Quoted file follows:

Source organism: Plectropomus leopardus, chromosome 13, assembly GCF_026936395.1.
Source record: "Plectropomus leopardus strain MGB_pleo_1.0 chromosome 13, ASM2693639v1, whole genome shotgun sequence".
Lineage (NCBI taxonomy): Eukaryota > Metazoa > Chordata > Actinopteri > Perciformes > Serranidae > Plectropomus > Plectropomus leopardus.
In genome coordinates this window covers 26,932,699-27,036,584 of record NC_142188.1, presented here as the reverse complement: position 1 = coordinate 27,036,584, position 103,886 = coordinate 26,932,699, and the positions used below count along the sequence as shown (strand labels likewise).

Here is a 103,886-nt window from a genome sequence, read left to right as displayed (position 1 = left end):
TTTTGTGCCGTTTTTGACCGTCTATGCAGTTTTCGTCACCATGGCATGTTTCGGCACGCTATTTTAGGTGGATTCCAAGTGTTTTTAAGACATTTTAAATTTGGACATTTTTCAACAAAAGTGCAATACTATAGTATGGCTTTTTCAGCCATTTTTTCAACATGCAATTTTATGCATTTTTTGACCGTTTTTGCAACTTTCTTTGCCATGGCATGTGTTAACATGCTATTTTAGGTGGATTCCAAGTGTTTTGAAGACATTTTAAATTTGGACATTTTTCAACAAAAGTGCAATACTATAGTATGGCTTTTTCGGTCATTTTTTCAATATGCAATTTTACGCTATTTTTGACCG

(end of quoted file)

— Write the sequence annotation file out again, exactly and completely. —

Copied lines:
Source organism: Plectropomus leopardus, chromosome 13, assembly GCF_026936395.1.
Source record: "Plectropomus leopardus strain MGB_pleo_1.0 chromosome 13, ASM2693639v1, whole genome shotgun sequence".
Lineage (NCBI taxonomy): Eukaryota > Metazoa > Chordata > Actinopteri > Perciformes > Serranidae > Plectropomus > Plectropomus leopardus.
In genome coordinates this window covers 26,932,699-27,036,584 of record NC_142188.1, presented here as the reverse complement: position 1 = coordinate 27,036,584, position 103,886 = coordinate 26,932,699, and the positions used below count along the sequence as shown (strand labels likewise).

Here is a 103,886-nt window from a genome sequence, read left to right as displayed (position 1 = left end):
TTTTGTGCCGTTTTTGACCGTCTATGCAGTTTTCGTCACCATGGCATGTTTCGGCACGCTATTTTAGGTGGATTCCAAGTGTTTTTAAGACATTTTAAATTTGGACATTTTTCAACAAAAGTGCAATACTATAGTATGGCTTTTTCAGCCATTTTTTCAACATGCAATTTTATGCATTTTTTGACCGTTTTTGCAACTTTCTTTGCCATGGCATGTGTTAACATGCTATTTTAGGTGGATTCCAAGTGTTTTGAAGACATTTTAAATTTGGACATTTTTCAACAAAAGTGCAATACTATAGTATGGCTTTTTCGGTCATTTTTTCAATATGCAATTTTACGCTATTTTTGACCG